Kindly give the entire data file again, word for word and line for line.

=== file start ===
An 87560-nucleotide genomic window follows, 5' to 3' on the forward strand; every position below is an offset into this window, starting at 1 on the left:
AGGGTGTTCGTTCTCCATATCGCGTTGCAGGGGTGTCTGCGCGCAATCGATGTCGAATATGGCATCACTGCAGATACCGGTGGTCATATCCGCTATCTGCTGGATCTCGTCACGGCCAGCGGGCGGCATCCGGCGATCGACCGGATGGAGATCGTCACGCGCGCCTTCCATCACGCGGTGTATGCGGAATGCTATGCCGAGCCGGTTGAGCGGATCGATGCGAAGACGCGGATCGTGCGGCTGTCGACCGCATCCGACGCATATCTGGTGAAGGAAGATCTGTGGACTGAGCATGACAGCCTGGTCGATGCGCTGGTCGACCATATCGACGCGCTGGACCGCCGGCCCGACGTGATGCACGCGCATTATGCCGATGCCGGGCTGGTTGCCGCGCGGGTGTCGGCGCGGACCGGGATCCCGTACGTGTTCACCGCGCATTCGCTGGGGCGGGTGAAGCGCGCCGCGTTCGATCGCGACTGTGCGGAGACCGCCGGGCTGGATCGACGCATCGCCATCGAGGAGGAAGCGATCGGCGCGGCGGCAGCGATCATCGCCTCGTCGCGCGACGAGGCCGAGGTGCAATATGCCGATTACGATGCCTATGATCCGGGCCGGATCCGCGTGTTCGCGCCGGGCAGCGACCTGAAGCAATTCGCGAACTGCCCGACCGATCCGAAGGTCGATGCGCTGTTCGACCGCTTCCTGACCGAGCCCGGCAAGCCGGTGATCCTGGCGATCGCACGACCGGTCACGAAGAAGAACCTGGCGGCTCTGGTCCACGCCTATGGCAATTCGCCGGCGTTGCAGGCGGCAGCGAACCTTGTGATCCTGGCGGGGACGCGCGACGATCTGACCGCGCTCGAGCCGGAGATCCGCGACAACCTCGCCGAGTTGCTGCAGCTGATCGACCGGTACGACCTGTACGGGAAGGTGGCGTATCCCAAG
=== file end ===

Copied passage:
An 87560-nucleotide genomic window follows, 5' to 3' on the forward strand; every position below is an offset into this window, starting at 1 on the left:
AGGGTGTTCGTTCTCCATATCGCGTTGCAGGGGTGTCTGCGCGCAATCGATGTCGAATATGGCATCACTGCAGATACCGGTGGTCATATCCGCTATCTGCTGGATCTCGTCACGGCCAGCGGGCGGCATCCGGCGATCGACCGGATGGAGATCGTCACGCGCGCCTTCCATCACGCGGTGTATGCGGAATGCTATGCCGAGCCGGTTGAGCGGATCGATGCGAAGACGCGGATCGTGCGGCTGTCGACCGCATCCGACGCATATCTGGTGAAGGAAGATCTGTGGACTGAGCATGACAGCCTGGTCGATGCGCTGGTCGACCATATCGACGCGCTGGACCGCCGGCCCGACGTGATGCACGCGCATTATGCCGATGCCGGGCTGGTTGCCGCGCGGGTGTCGGCGCGGACCGGGATCCCGTACGTGTTCACCGCGCATTCGCTGGGGCGGGTGAAGCGCGCCGCGTTCGATCGCGACTGTGCGGAGACCGCCGGGCTGGATCGACGCATCGCCATCGAGGAGGAAGCGATCGGCGCGGCGGCAGCGATCATCGCCTCGTCGCGCGACGAGGCCGAGGTGCAATATGCCGATTACGATGCCTATGATCCGGGCCGGATCCGCGTGTTCGCGCCGGGCAGCGACCTGAAGCAATTCGCGAACTGCCCGACCGATCCGAAGGTCGATGCGCTGTTCGACCGCTTCCTGACCGAGCCCGGCAAGCCGGTGATCCTGGCGATCGCACGACCGGTCACGAAGAAGAACCTGGCGGCTCTGGTCCACGCCTATGGCAATTCGCCGGCGTTGCAGGCGGCAGCGAACCTTGTGATCCTGGCGGGGACGCGCGACGATCTGACCGCGCTCGAGCCGGAGATCCGCGACAACCTCGCCGAGTTGCTGCAGCTGATCGACCGGTACGACCTGTACGGGAAGGTGGCGTATCCCAAG